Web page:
Imposter Syndrome in Tech: How to Overcome it

Tackle imposter syndrome in the tech industry. This article provides strategies and insights to overcome self-doubt and thrive in your tech career.

Subscribe

Subscribe

Impostor syndrome is real. It can sound like a voice that whispers, “I don’t belong here… When people learn the truth about me, I’ll be fired,” or “Everyone here knows more than I do.”  All too often, tech companies play the blame game when something goes wrong, only furthering the problem. This encourages the “fake it ‘til you make it” mentality instead of fostering a culture where your team is encouraged to ask for help when they (inevitably) don’t know something. The only problem is that often in today’s tech landscape, things are updated or are changing constantly, so it is impossible for someone to be an expert in everything. Individuals must be able to ask for help, share knowledge and focus on skill mastery, without the fear that there will be blame placed on them in the case of failure.

Creating a Learning Organization that Addresses Impostor Syndrome.

Companies that take impostor syndrome seriously will address it head-on.

But, how do you do that?

While the approach may vary for different teams or organizations, our company started by asking questions about how we could become a more healthy “learning organization”. After doing extensive research, we distinguished five traits that we believe a tech company should develop if they want to identify as a learning organization:


1. Ask for help. There should be no shame to ask for assistance here - in fact, it should be celebrated and encouraged .

2. Share knowledge. Confidence is built when teammates realize perfection is almost impossible and everyone has knowledge gaps. Sharing also provides pathways for new learning opportunities.

3. Establish a “blame-free” environment. This sets an expectation that it is not people who are the problem, but rather the issue can often be attributed to a process or team effort as a whole. As a team, we fail, and as a team, we grow.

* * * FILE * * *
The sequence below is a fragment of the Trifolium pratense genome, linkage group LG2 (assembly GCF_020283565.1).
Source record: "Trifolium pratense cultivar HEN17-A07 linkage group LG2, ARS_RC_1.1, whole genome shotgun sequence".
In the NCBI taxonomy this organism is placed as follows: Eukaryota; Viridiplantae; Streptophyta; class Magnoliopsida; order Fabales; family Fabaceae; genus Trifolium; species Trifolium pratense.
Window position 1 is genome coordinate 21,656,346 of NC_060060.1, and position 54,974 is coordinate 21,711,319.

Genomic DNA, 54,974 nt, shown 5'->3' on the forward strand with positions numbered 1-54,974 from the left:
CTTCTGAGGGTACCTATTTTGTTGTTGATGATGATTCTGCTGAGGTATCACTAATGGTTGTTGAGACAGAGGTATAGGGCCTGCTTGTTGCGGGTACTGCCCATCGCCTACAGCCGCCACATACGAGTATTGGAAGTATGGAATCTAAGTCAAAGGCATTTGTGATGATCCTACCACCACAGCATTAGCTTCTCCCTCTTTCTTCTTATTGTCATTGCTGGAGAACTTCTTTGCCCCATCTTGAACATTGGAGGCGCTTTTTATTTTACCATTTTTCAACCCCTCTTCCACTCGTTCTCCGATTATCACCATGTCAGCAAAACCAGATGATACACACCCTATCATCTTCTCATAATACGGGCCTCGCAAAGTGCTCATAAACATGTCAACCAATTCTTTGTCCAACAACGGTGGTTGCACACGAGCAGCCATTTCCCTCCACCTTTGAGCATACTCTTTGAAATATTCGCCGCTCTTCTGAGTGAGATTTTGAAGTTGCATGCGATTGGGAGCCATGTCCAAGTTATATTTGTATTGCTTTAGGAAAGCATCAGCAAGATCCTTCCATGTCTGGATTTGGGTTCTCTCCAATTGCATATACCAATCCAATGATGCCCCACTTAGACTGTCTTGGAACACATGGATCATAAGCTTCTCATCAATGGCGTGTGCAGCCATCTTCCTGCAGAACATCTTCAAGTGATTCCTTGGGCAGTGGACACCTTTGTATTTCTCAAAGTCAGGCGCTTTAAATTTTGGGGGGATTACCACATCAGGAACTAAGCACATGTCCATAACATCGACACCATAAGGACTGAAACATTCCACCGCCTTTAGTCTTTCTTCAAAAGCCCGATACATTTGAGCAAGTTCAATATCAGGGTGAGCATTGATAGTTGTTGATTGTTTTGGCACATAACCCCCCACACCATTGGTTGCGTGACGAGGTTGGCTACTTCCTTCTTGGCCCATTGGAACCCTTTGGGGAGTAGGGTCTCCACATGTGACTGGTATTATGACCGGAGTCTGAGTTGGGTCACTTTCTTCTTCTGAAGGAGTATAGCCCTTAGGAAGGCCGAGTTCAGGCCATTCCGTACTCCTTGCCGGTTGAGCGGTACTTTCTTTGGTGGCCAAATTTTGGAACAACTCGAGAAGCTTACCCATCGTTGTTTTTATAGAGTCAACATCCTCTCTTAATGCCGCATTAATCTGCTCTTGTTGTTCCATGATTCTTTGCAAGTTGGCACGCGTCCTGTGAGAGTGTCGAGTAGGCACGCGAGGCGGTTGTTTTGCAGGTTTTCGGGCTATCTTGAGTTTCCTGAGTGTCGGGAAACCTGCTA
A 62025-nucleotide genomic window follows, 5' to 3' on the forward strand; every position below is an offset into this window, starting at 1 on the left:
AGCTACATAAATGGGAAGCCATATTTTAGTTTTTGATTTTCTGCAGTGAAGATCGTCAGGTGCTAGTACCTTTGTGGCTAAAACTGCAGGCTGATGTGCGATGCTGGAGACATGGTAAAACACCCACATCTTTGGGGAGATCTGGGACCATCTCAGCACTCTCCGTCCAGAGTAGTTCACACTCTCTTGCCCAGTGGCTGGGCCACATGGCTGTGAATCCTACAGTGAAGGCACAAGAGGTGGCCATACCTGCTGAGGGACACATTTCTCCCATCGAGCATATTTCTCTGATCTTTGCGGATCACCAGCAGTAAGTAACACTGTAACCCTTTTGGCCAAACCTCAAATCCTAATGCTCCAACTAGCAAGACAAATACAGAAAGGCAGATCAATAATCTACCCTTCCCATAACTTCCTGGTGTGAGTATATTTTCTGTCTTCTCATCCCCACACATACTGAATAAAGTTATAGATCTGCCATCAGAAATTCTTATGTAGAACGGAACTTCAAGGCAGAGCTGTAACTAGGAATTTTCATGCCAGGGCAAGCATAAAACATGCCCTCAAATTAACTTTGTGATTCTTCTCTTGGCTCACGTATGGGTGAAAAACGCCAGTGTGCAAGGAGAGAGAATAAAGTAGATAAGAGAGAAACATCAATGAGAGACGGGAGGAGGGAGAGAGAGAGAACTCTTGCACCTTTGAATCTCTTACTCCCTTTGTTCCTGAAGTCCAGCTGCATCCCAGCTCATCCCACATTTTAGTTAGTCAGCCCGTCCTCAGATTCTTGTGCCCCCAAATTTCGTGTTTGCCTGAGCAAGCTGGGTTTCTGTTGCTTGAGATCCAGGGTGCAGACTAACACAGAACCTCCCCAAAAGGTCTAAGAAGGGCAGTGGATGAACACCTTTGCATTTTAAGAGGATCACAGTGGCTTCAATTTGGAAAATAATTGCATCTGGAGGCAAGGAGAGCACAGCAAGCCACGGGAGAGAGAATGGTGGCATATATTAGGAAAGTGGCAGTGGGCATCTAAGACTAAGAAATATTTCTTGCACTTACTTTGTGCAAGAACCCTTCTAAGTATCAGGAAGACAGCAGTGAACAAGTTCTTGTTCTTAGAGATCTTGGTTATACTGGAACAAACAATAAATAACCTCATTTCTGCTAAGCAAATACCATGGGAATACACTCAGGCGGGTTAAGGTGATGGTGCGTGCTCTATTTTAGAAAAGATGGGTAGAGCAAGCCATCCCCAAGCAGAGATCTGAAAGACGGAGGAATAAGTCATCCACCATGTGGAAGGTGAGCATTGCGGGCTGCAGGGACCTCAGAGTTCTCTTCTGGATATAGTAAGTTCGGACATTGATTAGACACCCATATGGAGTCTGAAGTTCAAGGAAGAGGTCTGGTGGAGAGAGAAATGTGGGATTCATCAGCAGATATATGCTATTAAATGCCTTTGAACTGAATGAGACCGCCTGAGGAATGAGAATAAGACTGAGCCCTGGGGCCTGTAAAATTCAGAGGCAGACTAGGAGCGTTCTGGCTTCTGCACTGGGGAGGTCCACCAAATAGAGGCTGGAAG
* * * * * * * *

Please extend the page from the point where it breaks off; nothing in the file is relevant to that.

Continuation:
4. Challenge and support everyone. If everyone has equal opportunities to be challenged and supported, individual teammates will be motivated to deeply learn and hone their skills until they achieve mastery.

5. Encourage people to keep pushing. We provide everyone time with our Flight Instructor or with a dedicated learning resource to co-create a confidential personal growth plan and provide our team with a mentor where they can receive 1:1 dedicated time for professional growth.  This helps start employees off on the right footing and pushes all of us to incorporate feedback into professional growth goals along with a plan to push themselves forward, without the pressure of management looking on.  Studies show that professional growth is maximized when individuals own their own growth.


What does this actually look like in a company? Let’s elaborate…


1. Ask for help: Few are willing to admit when they don’t know something.  Especially if they have been ridiculed or shamed for not knowing in the past. To counter that, we started with simple, actionable steps. We created Slack channels by topic where people could ask questions and get answers from anyone in the company. We introduced it with senior leadership on a Lunch and Learn, and our folks supported each other. A culture that supports and encourages asking questions and seeking understanding is indicative of a healthy culture moving in the right direction.

 

2. Share Knowledge: When people have the opportunity to share knowledge they realize they are not alone in not knowing everything. A junior engineer might work with a senior engineer, and the junior might be surprised that a senior engineer has to look something up, or might not know something the junior knows. Knowledge transfer between colleagues at a company can be both planned and spontaneous. This could take place in many forms - office hours for tutoring, co-working sessions, or collaborative planning meetings. It also looks like active mentoring relationships where tutoring sessions are thematic and open to all.